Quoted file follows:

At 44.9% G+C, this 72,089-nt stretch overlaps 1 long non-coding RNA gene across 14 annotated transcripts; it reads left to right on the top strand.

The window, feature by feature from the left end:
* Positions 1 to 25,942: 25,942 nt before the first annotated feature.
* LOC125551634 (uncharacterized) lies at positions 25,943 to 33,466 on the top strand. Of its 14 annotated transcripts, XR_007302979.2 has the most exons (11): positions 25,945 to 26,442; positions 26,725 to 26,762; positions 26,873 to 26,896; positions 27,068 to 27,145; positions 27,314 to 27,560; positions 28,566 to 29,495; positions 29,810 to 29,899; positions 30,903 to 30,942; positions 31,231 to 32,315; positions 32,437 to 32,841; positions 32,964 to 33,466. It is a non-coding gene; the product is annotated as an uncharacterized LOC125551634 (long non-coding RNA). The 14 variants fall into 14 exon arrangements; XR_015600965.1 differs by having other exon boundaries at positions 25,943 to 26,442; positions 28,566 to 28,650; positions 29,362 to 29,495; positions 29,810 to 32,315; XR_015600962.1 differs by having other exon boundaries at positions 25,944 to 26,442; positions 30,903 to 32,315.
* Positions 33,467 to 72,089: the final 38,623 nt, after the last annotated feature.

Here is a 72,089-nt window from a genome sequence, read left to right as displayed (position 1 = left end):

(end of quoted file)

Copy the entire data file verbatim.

At 44.9% G+C, this 72,089-nt stretch overlaps 1 long non-coding RNA gene across 14 annotated transcripts; it reads left to right on the top strand.

The window, feature by feature from the left end:
* Positions 1 to 25,942: 25,942 nt before the first annotated feature.
* LOC125551634 (uncharacterized) lies at positions 25,943 to 33,466 on the top strand. Of its 14 annotated transcripts, XR_007302979.2 has the most exons (11): positions 25,945 to 26,442; positions 26,725 to 26,762; positions 26,873 to 26,896; positions 27,068 to 27,145; positions 27,314 to 27,560; positions 28,566 to 29,495; positions 29,810 to 29,899; positions 30,903 to 30,942; positions 31,231 to 32,315; positions 32,437 to 32,841; positions 32,964 to 33,466. It is a non-coding gene; the product is annotated as an uncharacterized LOC125551634 (long non-coding RNA). The 14 variants fall into 14 exon arrangements; XR_015600965.1 differs by having other exon boundaries at positions 25,943 to 26,442; positions 28,566 to 28,650; positions 29,362 to 29,495; positions 29,810 to 32,315; XR_015600962.1 differs by having other exon boundaries at positions 25,944 to 26,442; positions 30,903 to 32,315.
* Positions 33,467 to 72,089: the final 38,623 nt, after the last annotated feature.

Here is a 72,089-nt window from a genome sequence, read left to right as displayed (position 1 = left end):